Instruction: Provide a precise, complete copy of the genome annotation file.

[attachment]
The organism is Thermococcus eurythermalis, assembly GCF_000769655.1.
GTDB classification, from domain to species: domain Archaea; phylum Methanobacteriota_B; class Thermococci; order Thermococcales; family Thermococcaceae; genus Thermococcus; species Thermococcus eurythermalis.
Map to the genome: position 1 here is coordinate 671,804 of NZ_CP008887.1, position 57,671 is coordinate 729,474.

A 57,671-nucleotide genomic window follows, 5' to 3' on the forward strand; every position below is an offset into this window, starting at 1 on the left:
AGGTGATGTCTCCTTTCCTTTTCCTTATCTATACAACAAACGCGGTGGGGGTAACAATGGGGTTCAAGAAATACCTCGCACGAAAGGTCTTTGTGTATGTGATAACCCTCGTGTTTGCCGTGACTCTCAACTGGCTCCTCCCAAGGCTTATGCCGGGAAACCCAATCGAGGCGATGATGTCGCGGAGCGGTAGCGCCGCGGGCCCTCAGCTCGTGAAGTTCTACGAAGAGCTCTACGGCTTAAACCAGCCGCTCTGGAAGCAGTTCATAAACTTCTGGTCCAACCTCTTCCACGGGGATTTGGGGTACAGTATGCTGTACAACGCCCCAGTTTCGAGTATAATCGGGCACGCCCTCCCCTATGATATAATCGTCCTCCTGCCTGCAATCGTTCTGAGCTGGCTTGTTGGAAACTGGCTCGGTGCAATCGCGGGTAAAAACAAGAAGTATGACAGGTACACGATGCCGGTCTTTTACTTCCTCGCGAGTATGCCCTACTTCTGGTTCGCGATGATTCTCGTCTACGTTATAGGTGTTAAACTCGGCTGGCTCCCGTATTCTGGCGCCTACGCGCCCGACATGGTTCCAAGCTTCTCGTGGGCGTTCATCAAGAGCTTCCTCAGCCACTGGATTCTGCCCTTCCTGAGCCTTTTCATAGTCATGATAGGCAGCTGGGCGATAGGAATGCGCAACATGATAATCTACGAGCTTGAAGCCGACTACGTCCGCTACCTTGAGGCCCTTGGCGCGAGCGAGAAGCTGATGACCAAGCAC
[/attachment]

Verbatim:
The organism is Thermococcus eurythermalis, assembly GCF_000769655.1.
GTDB classification, from domain to species: domain Archaea; phylum Methanobacteriota_B; class Thermococci; order Thermococcales; family Thermococcaceae; genus Thermococcus; species Thermococcus eurythermalis.
Map to the genome: position 1 here is coordinate 671,804 of NZ_CP008887.1, position 57,671 is coordinate 729,474.

A 57,671-nucleotide genomic window follows, 5' to 3' on the forward strand; every position below is an offset into this window, starting at 1 on the left:
AGGTGATGTCTCCTTTCCTTTTCCTTATCTATACAACAAACGCGGTGGGGGTAACAATGGGGTTCAAGAAATACCTCGCACGAAAGGTCTTTGTGTATGTGATAACCCTCGTGTTTGCCGTGACTCTCAACTGGCTCCTCCCAAGGCTTATGCCGGGAAACCCAATCGAGGCGATGATGTCGCGGAGCGGTAGCGCCGCGGGCCCTCAGCTCGTGAAGTTCTACGAAGAGCTCTACGGCTTAAACCAGCCGCTCTGGAAGCAGTTCATAAACTTCTGGTCCAACCTCTTCCACGGGGATTTGGGGTACAGTATGCTGTACAACGCCCCAGTTTCGAGTATAATCGGGCACGCCCTCCCCTATGATATAATCGTCCTCCTGCCTGCAATCGTTCTGAGCTGGCTTGTTGGAAACTGGCTCGGTGCAATCGCGGGTAAAAACAAGAAGTATGACAGGTACACGATGCCGGTCTTTTACTTCCTCGCGAGTATGCCCTACTTCTGGTTCGCGATGATTCTCGTCTACGTTATAGGTGTTAAACTCGGCTGGCTCCCGTATTCTGGCGCCTACGCGCCCGACATGGTTCCAAGCTTCTCGTGGGCGTTCATCAAGAGCTTCCTCAGCCACTGGATTCTGCCCTTCCTGAGCCTTTTCATAGTCATGATAGGCAGCTGGGCGATAGGAATGCGCAACATGATAATCTACGAGCTTGAAGCCGACTACGTCCGCTACCTTGAGGCCCTTGGCGCGAGCGAGAAGCTGATGACCAAGCAC